Sunday, April 15, 2012

How Handbrake Saved Commuting

Before we go anywhere, allow me to share that I love to watch movies/TV shows on my iPod in the morning on public transportation.  I tuck it into my bag and put on some earphones that are super girly and pretty pretty pretty (but if someone snatched 'em off my bean it would not be too big a loss as they cost me all of $16 with a coupon at Bed Bath and Beyond) and watch a movie or a TV show.  The one-way ride takes 30-40 minutes and it takes three-to-four morning commutes to watch a full-length feature film.  It doesn't take very long to go through one's own video library of full-length downloads (once a year, starting in January, I go through all four seasons of "Coupling" and, in December, season 1 of "How I Met Your Mother") with random interspersing of video shorts -- "Our Time Is Up," "Auf Der Strecke," "Wish 143," and "God of Love," to name a few -- throughout the year.  I was lamenting to a genius on-line friend that I wished I could put the DVDs I have onto my iPod and Ms. Genius shared that there was.  And so Handbrake became the thing that saved my sanity (along with Ms. Genius and her good direction).

According to
HandBrake is a general-purpose, open-source, cross-platform, multithreaded video transcoder software application.  

No, I know what none of that means specifically.  But what it does is take my DVD and put it onto my computer.  It takes a while for the DVD to convert and I've not been able to figure out how to bring over the subtitle track for a foreign movie but it is so worth the effort.  I have movies I've not watched in years that I have been enjoying on the bus or El, depending on my chosen route.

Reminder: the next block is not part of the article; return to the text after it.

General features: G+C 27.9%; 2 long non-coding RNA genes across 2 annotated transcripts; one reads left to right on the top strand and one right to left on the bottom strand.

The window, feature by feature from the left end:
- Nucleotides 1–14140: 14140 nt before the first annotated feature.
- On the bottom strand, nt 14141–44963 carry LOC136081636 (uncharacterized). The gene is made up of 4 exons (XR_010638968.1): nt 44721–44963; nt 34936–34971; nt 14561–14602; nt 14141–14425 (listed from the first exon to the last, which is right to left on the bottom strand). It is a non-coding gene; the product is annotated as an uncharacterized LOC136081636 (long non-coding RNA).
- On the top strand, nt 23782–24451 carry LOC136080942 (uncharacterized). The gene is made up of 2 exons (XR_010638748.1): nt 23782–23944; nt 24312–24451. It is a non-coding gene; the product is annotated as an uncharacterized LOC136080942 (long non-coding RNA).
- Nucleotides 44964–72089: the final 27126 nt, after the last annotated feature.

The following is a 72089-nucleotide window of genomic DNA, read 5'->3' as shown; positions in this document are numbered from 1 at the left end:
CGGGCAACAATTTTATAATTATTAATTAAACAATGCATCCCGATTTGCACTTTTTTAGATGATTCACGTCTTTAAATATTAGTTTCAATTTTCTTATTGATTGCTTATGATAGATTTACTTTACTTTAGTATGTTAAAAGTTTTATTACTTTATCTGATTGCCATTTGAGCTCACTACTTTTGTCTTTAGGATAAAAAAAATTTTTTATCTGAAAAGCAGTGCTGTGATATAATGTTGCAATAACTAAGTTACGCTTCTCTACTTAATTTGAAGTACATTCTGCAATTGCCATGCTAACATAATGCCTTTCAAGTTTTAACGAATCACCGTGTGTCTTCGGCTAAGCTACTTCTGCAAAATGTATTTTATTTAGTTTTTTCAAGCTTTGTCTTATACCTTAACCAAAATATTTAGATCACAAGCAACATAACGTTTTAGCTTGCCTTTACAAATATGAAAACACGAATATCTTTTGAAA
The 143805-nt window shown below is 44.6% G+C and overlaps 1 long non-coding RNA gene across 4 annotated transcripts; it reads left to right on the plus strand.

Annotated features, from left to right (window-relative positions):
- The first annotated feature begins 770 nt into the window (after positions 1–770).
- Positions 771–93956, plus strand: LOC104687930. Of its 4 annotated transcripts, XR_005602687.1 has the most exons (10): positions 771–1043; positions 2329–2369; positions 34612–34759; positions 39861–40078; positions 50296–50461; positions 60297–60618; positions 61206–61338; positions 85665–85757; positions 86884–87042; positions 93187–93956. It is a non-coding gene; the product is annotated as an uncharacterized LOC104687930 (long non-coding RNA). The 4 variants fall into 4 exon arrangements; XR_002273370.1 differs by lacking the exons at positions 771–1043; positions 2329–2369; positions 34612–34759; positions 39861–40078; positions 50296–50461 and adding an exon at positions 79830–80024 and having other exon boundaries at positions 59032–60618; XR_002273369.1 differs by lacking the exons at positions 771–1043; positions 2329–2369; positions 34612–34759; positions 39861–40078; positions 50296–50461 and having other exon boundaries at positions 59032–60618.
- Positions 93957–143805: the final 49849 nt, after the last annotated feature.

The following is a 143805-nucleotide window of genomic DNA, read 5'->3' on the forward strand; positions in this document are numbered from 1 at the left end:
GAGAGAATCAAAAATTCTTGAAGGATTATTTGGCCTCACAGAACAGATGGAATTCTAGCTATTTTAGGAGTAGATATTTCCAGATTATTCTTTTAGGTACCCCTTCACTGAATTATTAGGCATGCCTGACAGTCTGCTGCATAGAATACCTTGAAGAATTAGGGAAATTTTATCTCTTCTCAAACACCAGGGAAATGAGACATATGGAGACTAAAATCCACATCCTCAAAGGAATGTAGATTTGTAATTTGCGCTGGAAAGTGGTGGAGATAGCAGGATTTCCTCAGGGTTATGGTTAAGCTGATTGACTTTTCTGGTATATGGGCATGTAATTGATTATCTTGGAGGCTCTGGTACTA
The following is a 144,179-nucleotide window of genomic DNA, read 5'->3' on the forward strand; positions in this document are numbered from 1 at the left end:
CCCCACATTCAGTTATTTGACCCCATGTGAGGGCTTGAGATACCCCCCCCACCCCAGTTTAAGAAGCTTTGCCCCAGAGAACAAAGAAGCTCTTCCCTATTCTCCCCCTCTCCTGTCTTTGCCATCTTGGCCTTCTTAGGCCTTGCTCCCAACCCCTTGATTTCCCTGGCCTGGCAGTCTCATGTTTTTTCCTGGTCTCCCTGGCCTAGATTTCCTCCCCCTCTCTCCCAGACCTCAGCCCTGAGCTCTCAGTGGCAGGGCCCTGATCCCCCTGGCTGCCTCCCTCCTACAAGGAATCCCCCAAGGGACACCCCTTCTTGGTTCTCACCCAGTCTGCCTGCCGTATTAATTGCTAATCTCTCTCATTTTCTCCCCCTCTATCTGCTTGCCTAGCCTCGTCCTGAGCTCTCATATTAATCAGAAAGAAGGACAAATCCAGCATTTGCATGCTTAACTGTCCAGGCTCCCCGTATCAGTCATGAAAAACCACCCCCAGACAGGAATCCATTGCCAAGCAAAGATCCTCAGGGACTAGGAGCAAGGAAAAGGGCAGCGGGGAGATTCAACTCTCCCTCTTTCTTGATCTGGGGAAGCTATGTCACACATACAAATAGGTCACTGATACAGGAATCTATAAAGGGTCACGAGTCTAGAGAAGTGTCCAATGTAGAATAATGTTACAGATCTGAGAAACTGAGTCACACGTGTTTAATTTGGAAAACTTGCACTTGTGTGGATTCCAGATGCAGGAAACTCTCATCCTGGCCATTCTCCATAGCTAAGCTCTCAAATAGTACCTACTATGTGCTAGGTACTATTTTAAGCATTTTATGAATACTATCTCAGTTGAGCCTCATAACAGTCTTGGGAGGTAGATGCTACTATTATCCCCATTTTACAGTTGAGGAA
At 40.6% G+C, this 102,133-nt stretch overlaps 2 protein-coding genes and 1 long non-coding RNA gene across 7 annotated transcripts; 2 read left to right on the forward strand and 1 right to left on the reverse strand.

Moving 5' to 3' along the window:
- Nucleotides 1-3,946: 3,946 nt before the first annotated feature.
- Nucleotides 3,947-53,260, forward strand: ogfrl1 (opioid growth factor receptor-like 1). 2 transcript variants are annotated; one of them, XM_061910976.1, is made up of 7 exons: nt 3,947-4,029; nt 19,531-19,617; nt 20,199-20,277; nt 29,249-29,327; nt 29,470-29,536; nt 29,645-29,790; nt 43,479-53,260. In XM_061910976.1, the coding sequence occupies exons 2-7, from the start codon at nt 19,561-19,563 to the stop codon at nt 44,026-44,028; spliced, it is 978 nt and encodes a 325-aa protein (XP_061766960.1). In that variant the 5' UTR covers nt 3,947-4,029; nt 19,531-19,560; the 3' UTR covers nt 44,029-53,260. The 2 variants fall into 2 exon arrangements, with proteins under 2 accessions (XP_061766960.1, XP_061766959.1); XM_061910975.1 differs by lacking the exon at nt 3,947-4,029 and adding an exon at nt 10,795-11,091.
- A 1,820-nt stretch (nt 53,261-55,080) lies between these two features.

Another option:  you get an exercise DVD at the library and you like it but don't want to buy it.  Handbrake puts it onto your computer and you can use Apple TV to do your cruches, plies, or kettle bell tossing when the DVD goes back to your local branch.

I like to watch movies in the movie theatre.  Next choice is on my TV with a DVD or streaming from Netflix.   Sometimes the fates intervene and there's the third option of watching it on my iPod while it's tucked into my bag with me looking like a crazy person staring into said bag.  It makes me very happy, I don't notice the hijinks of my fellow riders (it's 6:30 am when I get on so hijinks are pretty limited), and the ride flies by.  It is beautiful and precious and I invite each and every one of you to give it a whirl if you prefer the visual to the aural -- i.e. you like a movie and not just music.  

It's spring and geese are pairing up and nesting in the shrubbery of the Oakbrook, IL, Costco parking lot.  Traffic cones have been put around the area to keep the mother safe and the shoppers safe from the goose daddy who looks like he means business.  One high-end goose found the flower bed outside the north entrance of Oakbrook Nordstrom to be an ideal spot to raise a family.  Nordstrom did too and put up a sign advising its customers to leave the nesting geese alone.  It's a small sign, yellow with black lettering, but Nordstrom has clearly embraced this spring fling and will do what it can to help the mom get the eggs hatched.  That particular goose daddy was about 15 feet west, enjoying a nice salad, i.e. he was eating the grass from a small expanse of lawn.  People were clearly excited about the Nordstrom geese and were happy to quietly peek at the mom sleeping on her nest.  There was less excitement at Costco because, really, "I just need one thing and damn it, those are great parking spots they have cones around and why does that goose have such crazy eyes?"

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